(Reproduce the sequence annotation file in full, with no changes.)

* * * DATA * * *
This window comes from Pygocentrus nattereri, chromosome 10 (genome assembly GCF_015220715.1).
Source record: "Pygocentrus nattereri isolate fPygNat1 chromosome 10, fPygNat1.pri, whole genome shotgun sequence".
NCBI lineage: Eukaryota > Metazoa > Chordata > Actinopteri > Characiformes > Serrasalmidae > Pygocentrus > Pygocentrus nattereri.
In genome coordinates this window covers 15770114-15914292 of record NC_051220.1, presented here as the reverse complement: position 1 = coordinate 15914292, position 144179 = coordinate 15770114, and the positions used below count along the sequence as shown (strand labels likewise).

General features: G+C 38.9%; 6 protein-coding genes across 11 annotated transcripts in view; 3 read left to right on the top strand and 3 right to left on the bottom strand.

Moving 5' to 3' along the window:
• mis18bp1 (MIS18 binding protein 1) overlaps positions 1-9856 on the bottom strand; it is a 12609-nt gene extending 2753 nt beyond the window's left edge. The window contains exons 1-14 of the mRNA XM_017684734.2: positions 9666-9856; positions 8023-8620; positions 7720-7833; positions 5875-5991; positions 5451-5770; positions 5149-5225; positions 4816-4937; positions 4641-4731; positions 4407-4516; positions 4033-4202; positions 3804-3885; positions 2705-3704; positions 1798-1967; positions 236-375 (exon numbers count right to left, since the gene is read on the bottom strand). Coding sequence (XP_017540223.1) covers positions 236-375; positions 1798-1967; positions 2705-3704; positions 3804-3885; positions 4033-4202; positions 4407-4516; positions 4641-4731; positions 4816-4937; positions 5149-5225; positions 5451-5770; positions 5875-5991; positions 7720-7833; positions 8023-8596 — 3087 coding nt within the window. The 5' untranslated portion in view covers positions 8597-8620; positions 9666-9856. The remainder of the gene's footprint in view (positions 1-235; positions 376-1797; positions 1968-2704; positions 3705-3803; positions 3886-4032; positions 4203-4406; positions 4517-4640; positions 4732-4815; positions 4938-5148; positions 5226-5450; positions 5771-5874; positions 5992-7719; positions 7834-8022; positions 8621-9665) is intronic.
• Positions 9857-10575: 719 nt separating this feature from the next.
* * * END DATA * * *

This window comes from Pygocentrus nattereri, chromosome 10 (genome assembly GCF_015220715.1).
Source record: "Pygocentrus nattereri isolate fPygNat1 chromosome 10, fPygNat1.pri, whole genome shotgun sequence".
NCBI lineage: Eukaryota > Metazoa > Chordata > Actinopteri > Characiformes > Serrasalmidae > Pygocentrus > Pygocentrus nattereri.
In genome coordinates this window covers 15770114-15914292 of record NC_051220.1, presented here as the reverse complement: position 1 = coordinate 15914292, position 144179 = coordinate 15770114, and the positions used below count along the sequence as shown (strand labels likewise).

General features: G+C 38.9%; 6 protein-coding genes across 11 annotated transcripts in view; 3 read left to right on the top strand and 3 right to left on the bottom strand.

Moving 5' to 3' along the window:
• mis18bp1 (MIS18 binding protein 1) overlaps positions 1-9856 on the bottom strand; it is a 12609-nt gene extending 2753 nt beyond the window's left edge. The window contains exons 1-14 of the mRNA XM_017684734.2: positions 9666-9856; positions 8023-8620; positions 7720-7833; positions 5875-5991; positions 5451-5770; positions 5149-5225; positions 4816-4937; positions 4641-4731; positions 4407-4516; positions 4033-4202; positions 3804-3885; positions 2705-3704; positions 1798-1967; positions 236-375 (exon numbers count right to left, since the gene is read on the bottom strand). Coding sequence (XP_017540223.1) covers positions 236-375; positions 1798-1967; positions 2705-3704; positions 3804-3885; positions 4033-4202; positions 4407-4516; positions 4641-4731; positions 4816-4937; positions 5149-5225; positions 5451-5770; positions 5875-5991; positions 7720-7833; positions 8023-8596 — 3087 coding nt within the window. The 5' untranslated portion in view covers positions 8597-8620; positions 9666-9856. The remainder of the gene's footprint in view (positions 1-235; positions 376-1797; positions 1968-2704; positions 3705-3803; positions 3886-4032; positions 4203-4406; positions 4517-4640; positions 4732-4815; positions 4938-5148; positions 5226-5450; positions 5771-5874; positions 5992-7719; positions 7834-8022; positions 8621-9665) is intronic.
• Positions 9857-10575: 719 nt separating this feature from the next.